There’s lots of brand buzz during Art Basel
Some famous and not-so-famous brands converged in Miami to showcase their products and images in conjunction with Art Basel and satellite fairs.
12/07/2012 11:24 AM
12/07/2012 11:26 AM
Cartier, Bugatti, and Perrier-Jouët are iconic luxury brands that you expect to find showcasing their products during Art Basel and the related art events.
AriZona Beverages and Sears don’t have the same aura.
But this week they’re all on the same playing field at Art Basel, Design Miami, and all the related art fairs. With thousands of people converging for this week’s art events, everyone wants to get their brands in front of consumers.
If you’re in Miami this week, chances are you’ll encounter AriZona’s new Lemon Fizz, a joint collaboration with artist Richard Prince. The sparkling lemon soda comes in pop art-inspired cans featuring representations of Prince’s Nurse and Jokes paintings. Prince’s art has been showcased at the fair, so Miami seemed like a logical place to launch the new product.
This week a couple thousand cases of Lemon Fizz will be consumed in Miami. You’ll find the drink at more than 50 locations, including VIP parties, hotels, art galleries, restaurants, and bars. HaVen Gastro-Lounge is even offering a free “Fresh Prince” cocktail for Happy Hour.
“Basel is an international event that brings a culturally significant audience with a lot of influencers and fashion mavens,” said Jackie Harrigan, global communications director for AriZona. “You want to get your brand in front of as many eyeballs as you can and hope that brand recognition is going to last. A lot of people can’t afford a Richard Prince piece of art and this allows them to have a part of it.”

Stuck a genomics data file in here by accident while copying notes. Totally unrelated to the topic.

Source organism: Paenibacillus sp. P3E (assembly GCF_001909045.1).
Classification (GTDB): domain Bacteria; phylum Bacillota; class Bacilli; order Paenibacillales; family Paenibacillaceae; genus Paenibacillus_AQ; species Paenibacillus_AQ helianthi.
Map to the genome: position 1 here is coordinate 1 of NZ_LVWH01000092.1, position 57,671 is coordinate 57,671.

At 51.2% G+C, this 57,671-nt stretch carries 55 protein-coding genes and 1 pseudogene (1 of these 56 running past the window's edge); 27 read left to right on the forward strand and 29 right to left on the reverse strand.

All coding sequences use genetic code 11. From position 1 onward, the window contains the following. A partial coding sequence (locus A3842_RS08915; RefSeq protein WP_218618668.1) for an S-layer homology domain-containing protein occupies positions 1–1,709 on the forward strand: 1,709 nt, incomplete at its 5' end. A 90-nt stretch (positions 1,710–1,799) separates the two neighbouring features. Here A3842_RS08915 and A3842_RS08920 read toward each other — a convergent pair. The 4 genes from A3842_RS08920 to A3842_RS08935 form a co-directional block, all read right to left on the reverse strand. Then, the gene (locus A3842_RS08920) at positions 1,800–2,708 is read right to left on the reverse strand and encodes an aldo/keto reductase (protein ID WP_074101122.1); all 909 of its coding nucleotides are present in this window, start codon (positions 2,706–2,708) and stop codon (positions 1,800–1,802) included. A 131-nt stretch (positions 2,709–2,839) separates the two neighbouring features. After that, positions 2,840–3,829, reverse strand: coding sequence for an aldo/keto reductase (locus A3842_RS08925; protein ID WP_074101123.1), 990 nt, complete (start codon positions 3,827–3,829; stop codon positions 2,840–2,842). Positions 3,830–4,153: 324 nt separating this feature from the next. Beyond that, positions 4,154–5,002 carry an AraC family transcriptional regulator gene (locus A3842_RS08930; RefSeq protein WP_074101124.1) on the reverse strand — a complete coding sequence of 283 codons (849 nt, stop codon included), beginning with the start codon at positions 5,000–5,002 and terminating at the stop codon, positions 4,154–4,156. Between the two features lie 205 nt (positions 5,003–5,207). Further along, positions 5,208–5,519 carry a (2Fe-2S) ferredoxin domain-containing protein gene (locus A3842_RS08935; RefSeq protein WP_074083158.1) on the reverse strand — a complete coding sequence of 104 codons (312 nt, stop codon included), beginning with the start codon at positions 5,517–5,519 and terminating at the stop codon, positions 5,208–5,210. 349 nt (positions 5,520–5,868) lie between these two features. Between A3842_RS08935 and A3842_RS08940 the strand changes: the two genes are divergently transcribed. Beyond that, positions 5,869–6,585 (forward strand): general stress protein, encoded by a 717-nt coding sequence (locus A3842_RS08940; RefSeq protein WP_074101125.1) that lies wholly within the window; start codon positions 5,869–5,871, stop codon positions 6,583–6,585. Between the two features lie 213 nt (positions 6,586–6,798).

Sears is much more of a stretch. There’s no artist connection. The retailer hopes to take advantage of fashion influencers in town for Basel and reach out to them through a blogger conference Friday dubbed “searsStyle Presents: Art of Fashion.”
“We believe the event will help us increase consideration and awareness for the great portfolio of fashion brands we have created at Sears,” Sheila Field, chief marketing officer of Sears Apparel said in a statement.
The way brands choose to connect with consumers can take many forms. For some — such as Swiss banking giant UBS, Absolut Vodka, and Davidoff — it’s a formal sponsorship of Art Basel.
For brands where art is a part of their heritage, many take the opportunity to bring their involvement with Art Basel and the related events to life through sponsorship of an artist or a specialty piece.
In the Art Collector Lounge at Art Basel you’ll find an oversized version of the Miroir ice bucket, a piece created by French designer Hervé Van der Straeten in a partnership with Ruinart Champagne. The piece is part of the artist’s desire to turn ordinary objects into works of art. A few limited-edition versions are available at the Christofle store in Bal Harbour.
“The people that come to Basel are spot-on our target audience,” said Nicolas Ricroque, U.S. brand director for Ruinart, an Art Basel sponsor. “They are extremely sophisticated and knowledgeable in wine and art. They are people who appreciate beautiful things.”